Act I: Play Synopsis & Costume Plot
Throughout Actor's Nightmare, a disoriented George Spelvin, with no recollection of his identity or how he ended up at the theater, is told he must go on for one of the actors, who he supposedly understudied, injured in a car accident. Cast into scenes from familiar plays, George remains confused and unsure of his lines - the actors know him, but he clearly does not know them. Danger and hilarity ensues.
|Keep your friends close and your enemies closer...|
Next, George appears as Hamlet and is left to deliver a monologue where everything from Romeo & Juliet, to A Streetcar Named Desire, and to A Tale of Two Cities is quoted. Hamlet, left, wears a purple striped doublet, symbolic of his princely status, while the loyal Horatio is on the right.
Both doublets were created from vests with ruffles, trim and velvet pieces added to make them look more Shakespearean. Both velvet caps were made by me as well - just a large circles of velvet gathered and enclosed by a wide band. Curled plumes, a Chinese coin and beading were added for decoration.
Abruptly, the scene changes to Beckett Lighting as the still confused actor is told to climb into his trash can and count his blessings. This costume was fun to pull together - especially the wig which I styled with a shower cap and curlers.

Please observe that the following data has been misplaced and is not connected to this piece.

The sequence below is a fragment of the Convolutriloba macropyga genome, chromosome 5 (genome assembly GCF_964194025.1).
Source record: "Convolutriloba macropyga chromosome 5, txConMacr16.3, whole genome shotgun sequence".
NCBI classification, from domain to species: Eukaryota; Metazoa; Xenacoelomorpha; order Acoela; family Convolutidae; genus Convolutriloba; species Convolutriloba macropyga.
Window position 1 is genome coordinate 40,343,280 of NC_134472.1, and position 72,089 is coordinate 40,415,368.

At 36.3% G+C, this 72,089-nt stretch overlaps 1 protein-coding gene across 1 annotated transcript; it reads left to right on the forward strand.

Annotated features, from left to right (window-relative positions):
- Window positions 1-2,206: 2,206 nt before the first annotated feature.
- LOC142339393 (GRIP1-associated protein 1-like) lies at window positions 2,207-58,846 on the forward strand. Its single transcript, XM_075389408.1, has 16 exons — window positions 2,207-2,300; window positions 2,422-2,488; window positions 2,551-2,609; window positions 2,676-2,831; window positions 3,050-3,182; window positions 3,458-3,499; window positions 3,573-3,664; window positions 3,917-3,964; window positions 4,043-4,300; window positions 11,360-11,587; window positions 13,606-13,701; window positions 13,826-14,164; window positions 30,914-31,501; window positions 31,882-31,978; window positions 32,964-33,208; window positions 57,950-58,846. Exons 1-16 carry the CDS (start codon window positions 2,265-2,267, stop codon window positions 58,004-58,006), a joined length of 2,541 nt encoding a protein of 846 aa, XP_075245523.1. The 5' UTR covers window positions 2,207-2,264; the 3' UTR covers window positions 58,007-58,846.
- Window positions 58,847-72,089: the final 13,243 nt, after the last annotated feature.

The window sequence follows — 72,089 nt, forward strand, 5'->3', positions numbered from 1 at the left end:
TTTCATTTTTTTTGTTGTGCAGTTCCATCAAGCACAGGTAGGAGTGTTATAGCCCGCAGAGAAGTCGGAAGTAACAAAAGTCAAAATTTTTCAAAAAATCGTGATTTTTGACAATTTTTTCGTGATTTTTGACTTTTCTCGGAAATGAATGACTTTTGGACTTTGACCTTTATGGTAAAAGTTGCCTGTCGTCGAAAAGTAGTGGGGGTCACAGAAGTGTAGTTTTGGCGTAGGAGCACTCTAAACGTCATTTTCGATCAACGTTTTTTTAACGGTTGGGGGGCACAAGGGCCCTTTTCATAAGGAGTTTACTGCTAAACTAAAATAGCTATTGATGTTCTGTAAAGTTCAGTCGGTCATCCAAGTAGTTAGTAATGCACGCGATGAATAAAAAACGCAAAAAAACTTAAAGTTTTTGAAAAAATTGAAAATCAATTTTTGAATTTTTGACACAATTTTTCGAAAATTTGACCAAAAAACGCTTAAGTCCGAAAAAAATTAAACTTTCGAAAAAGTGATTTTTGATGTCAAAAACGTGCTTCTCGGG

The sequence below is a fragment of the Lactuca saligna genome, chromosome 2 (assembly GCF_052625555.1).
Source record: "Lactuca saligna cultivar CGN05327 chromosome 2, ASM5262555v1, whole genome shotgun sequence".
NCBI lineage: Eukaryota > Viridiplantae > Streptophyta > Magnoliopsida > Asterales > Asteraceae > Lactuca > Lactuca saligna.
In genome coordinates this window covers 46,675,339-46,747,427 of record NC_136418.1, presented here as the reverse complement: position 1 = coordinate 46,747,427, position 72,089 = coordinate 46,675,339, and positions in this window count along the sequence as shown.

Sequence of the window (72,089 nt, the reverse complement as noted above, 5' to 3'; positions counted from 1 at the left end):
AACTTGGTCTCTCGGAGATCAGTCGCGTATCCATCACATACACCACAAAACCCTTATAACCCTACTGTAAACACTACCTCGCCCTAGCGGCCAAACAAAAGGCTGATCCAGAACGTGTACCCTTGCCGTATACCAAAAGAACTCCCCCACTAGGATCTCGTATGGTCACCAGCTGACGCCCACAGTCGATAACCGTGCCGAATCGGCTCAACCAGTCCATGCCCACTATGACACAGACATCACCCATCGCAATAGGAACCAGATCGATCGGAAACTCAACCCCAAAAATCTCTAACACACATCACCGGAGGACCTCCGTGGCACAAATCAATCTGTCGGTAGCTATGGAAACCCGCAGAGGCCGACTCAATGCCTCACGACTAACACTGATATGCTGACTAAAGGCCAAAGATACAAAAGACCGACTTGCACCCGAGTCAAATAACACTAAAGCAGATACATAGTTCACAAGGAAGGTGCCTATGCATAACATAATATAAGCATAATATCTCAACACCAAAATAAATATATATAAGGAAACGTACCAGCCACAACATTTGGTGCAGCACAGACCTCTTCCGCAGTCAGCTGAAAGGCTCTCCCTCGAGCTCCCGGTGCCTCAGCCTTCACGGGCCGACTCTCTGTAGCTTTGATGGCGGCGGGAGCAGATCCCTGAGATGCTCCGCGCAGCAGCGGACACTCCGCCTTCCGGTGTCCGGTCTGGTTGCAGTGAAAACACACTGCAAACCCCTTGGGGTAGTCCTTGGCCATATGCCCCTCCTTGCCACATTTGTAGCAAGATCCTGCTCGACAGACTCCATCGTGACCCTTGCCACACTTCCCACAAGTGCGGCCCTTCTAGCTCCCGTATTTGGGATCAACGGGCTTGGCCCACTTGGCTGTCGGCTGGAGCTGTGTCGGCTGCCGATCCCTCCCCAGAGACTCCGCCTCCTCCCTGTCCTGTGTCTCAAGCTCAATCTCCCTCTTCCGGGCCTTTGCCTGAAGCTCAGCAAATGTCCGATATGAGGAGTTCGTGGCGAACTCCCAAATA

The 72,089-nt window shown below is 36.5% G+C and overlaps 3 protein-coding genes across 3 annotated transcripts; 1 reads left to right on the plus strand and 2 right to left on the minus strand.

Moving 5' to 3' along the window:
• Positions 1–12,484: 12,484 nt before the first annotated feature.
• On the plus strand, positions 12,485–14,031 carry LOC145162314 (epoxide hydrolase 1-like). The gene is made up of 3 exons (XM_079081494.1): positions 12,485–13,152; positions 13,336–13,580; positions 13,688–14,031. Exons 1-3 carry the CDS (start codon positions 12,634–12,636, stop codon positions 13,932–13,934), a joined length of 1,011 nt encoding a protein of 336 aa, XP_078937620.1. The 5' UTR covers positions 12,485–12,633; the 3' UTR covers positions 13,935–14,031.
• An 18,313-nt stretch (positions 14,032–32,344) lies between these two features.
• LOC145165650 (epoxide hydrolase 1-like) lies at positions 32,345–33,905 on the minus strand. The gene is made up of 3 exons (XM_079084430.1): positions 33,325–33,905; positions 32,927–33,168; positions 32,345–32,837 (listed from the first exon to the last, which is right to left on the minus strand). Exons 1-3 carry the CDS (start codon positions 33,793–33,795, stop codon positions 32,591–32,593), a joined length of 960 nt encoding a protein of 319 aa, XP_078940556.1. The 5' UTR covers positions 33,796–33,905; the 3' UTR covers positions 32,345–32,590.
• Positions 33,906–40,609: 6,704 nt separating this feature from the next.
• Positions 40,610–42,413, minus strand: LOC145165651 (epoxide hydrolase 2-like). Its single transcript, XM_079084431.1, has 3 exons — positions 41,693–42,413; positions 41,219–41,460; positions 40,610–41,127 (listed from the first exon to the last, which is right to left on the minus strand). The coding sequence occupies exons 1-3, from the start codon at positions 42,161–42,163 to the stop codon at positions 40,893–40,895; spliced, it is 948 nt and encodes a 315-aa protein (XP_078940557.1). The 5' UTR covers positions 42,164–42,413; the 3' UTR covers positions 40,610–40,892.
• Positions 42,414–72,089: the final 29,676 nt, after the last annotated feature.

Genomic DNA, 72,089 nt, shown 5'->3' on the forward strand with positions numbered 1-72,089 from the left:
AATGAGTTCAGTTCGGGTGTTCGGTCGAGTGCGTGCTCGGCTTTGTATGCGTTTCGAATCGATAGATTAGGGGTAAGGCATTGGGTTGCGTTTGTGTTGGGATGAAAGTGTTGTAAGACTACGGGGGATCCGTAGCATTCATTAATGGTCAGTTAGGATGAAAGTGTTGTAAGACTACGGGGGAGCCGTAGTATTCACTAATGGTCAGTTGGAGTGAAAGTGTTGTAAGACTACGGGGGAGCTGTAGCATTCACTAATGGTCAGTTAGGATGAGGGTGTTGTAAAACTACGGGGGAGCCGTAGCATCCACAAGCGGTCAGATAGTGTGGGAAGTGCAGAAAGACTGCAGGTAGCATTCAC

Finally, the play comes to an end in A Man for All Seasons. And, well, you all know what happens...
|The End. Come again soon!|
George Spelvin, the main character, needed Hamlet, Shakespearean attire. He remains on stage for a majority of the play - therefore, I wanted to make his costume both attention-grabbing and stand out. I paid careful attention to the construction and broke from the black/white/red color scheme - setting the disoriented, out-of-place actor further apart.
The Tudor inspired dress - or the two-in-one dress - was created for the actress doubling as Queen Gertrude (Hamlet) and Lady Alice (A Man for All Seasons). Just switching the accessories made the quick change a piece of cake!
Dress notes: The first steps I took were to cut a square neckline, insert a new zipper ,and bind the raw edge with brown bias tape. The neckline and sleeve trim was created from lace (from my stash) and sparkly orange trim (thrifted from another dress). For Queen Gertrude, I stitched a hemmed length of the orange brocade onto more of the sparkly trim - instant new look! The finished dress was worn over a crinoline for the performances.
|Queen Gertrude (Hamlet)|
|Lady Alice (A Man for All Seasons)|